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Parsha Mitzvot: Bo; Ramban: Remembering The Exodus

The mitzvah of “zechiras yetziyas Mitzrayim,” remembering the Exodus, occupies an incontrovertibly prominent position in Jewish consciousness. Ramban (Shemos 13:16) notes that the Jew’s constant recollection of yetziyas Mitzrayim attests to his unwavering belief


in the veracity of the Creator and His Torah, and that “Because HaKadosh Baruch Hu will not perform overt miracles in every generation to (convince) the wicked and the deniers, He commanded us to make a constant recollection of what our eyes saw, and to transmit the matter to our children, and from their children to their children, until the final generation.” In underscoring the significance of this commandment, Ramban enumerates the plethora of other mitzvos which also serve to deepen the Jew’s awareness of yetziyas Mitzrayim, ranging from chametz and korban Pesach to tefillin, mezuzah, krias Shema, and sukkah. The Ramban emphasizes that by perceiving the providence of HaKadosh Baruch Hu throughout our national history, we cultivate an acute awareness of His omnipotent existence and the truth of His Torah. Our recollection of the unquestionable Divine involvement in the wondrous miracles of yetziyas Mitzrayim proclaims our steadfast belief in HaKadosh Baruch Hu. At the same time, however, Ramban adds that our attention to these “great” miracles should never distract us from the “minor” miracles which occur constantly throughout our own lives. On the contrary, a fundamental and inviolable tenet of Jewish belief is that “From the great miracles, a person comes to admit to the hidden miracles that are the foundation of the entire Torah. For no one has a portion in the Torah of Moshe until he believes that all of our words and events are miracles, and they are not all a product of nature.” According to the Ramban, the daily requirement of zechiras yetziyas Mitzrayim teaches us the eternal mission of the Jew: to perceive and appreciate the undeniable presence of the yad Hashem in each and every aspect of life.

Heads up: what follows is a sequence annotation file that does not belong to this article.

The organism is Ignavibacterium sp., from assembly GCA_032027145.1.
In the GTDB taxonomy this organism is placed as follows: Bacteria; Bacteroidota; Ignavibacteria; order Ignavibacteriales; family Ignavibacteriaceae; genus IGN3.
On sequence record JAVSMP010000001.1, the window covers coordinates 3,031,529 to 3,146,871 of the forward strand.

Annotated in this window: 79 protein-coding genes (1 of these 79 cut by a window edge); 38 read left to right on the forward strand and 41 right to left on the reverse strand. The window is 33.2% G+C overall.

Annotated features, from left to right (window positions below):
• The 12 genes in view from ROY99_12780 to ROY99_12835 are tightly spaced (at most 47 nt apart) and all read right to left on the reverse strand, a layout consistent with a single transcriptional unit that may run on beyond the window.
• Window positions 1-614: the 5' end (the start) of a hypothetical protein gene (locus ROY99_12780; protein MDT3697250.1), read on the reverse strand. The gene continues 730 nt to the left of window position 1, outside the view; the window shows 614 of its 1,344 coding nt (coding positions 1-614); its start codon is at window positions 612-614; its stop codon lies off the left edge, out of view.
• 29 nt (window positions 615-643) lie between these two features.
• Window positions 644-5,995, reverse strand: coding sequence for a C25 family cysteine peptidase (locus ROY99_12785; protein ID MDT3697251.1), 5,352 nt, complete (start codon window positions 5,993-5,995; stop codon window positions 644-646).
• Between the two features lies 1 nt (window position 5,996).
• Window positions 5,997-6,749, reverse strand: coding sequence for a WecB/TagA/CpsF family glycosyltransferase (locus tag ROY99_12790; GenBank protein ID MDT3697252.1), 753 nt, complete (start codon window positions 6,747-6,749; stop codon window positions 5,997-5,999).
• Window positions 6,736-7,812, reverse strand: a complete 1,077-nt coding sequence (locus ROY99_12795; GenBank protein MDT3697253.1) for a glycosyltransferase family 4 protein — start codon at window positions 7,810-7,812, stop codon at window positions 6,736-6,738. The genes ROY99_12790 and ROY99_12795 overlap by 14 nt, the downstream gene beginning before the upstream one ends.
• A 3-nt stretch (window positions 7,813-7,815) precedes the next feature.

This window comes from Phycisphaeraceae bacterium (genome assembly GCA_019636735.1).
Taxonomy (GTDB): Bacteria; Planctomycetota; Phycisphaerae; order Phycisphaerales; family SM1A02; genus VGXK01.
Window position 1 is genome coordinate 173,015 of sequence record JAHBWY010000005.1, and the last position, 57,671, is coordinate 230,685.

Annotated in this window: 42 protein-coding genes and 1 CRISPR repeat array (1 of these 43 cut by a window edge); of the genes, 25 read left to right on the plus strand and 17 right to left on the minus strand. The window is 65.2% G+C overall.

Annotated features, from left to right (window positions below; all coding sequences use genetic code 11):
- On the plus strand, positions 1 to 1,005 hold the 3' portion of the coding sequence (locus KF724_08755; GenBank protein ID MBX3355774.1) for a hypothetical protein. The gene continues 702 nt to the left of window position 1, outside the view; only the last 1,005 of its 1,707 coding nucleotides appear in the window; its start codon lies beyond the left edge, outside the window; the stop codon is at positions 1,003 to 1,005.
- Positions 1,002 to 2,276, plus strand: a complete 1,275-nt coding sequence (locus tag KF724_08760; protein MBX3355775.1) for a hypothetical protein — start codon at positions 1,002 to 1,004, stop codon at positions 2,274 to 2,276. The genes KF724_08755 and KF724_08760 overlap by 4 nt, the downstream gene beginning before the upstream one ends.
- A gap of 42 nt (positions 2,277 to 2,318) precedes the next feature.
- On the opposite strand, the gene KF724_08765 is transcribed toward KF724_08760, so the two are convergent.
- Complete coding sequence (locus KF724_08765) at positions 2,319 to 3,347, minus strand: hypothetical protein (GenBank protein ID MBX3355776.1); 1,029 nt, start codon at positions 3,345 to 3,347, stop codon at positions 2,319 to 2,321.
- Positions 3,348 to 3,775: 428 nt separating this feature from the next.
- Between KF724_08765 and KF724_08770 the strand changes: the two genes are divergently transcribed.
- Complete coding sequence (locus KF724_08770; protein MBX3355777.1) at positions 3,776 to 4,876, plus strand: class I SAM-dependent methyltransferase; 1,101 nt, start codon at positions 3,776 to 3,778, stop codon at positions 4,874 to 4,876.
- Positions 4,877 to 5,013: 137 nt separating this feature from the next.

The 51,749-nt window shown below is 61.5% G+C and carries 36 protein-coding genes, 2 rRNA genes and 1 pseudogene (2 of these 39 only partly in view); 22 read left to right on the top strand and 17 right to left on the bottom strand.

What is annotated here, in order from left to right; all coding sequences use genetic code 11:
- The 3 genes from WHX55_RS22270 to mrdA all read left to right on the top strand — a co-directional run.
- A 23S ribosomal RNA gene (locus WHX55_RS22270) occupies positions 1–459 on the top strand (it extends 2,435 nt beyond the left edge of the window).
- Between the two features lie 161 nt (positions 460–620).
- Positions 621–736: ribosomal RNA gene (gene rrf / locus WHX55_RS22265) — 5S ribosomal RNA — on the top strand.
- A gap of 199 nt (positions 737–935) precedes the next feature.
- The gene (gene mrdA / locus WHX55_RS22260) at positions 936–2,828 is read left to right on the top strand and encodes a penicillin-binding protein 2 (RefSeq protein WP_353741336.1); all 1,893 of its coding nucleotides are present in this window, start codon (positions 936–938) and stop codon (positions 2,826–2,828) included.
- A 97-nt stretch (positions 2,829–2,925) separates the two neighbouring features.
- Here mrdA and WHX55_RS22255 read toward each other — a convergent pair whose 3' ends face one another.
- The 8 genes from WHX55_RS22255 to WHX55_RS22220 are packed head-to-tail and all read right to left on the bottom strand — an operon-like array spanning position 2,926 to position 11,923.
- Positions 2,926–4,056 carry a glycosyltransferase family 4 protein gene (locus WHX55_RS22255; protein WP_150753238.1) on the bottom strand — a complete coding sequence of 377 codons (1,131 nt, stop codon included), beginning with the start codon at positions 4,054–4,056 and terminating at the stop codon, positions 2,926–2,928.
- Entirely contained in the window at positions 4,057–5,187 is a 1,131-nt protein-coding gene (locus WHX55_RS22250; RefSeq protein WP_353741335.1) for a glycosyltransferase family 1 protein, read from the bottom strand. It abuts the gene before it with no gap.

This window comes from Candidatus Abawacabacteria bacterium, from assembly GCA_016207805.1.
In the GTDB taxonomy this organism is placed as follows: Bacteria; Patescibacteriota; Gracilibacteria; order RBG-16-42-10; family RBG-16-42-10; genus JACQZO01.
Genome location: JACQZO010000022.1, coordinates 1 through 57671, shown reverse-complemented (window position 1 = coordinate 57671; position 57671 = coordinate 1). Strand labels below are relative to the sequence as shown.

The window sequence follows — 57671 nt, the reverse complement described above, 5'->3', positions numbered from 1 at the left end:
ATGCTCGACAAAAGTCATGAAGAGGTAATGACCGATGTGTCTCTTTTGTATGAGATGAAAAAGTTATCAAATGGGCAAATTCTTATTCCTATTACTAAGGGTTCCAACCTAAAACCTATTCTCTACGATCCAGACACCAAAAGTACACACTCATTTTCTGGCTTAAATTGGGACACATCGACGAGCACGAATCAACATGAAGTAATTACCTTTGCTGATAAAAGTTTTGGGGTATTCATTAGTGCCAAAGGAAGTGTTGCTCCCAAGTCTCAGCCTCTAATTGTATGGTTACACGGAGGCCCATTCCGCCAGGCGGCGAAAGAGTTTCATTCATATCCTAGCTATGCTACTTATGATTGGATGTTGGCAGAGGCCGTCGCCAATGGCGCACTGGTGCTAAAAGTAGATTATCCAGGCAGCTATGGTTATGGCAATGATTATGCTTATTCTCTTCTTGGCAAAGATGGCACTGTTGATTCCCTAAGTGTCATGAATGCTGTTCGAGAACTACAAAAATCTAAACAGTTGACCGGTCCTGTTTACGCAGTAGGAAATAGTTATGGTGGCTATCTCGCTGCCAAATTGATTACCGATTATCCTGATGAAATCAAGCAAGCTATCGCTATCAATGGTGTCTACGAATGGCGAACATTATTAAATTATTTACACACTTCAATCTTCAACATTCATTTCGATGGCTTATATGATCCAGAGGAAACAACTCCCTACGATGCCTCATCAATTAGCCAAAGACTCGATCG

The Ramban’s notion that miracles exist in both revealed and concealed forms is evident in the very meaning of the word “neis” itself. The conventional translation of the term “neis” denotes a “miracle” or “wonder”, as Rashi describes in Shemos 17:16. However, the Torah also employs the very same term to signify a “banner” or “flag,” as seen in Bamidbar 26:10 and Yeshayah 18:3. In light of the Ramban’s explanation, these two definitions are not coincidental. The glorious and overt miracles serve as a “banner,” proclaiming and confirming the miraculous status of the smaller, “natural” miracles and wonders. Such a relationship is certainly apparent in the dual miracles of Chanukah. Chanukah celebrates both the “natural” military victory and the “supernatural” burning of a small amount of oil for 8 days. The unquestionably supernatural burning of the oil corroborated the equally miraculous nature of the military victory.

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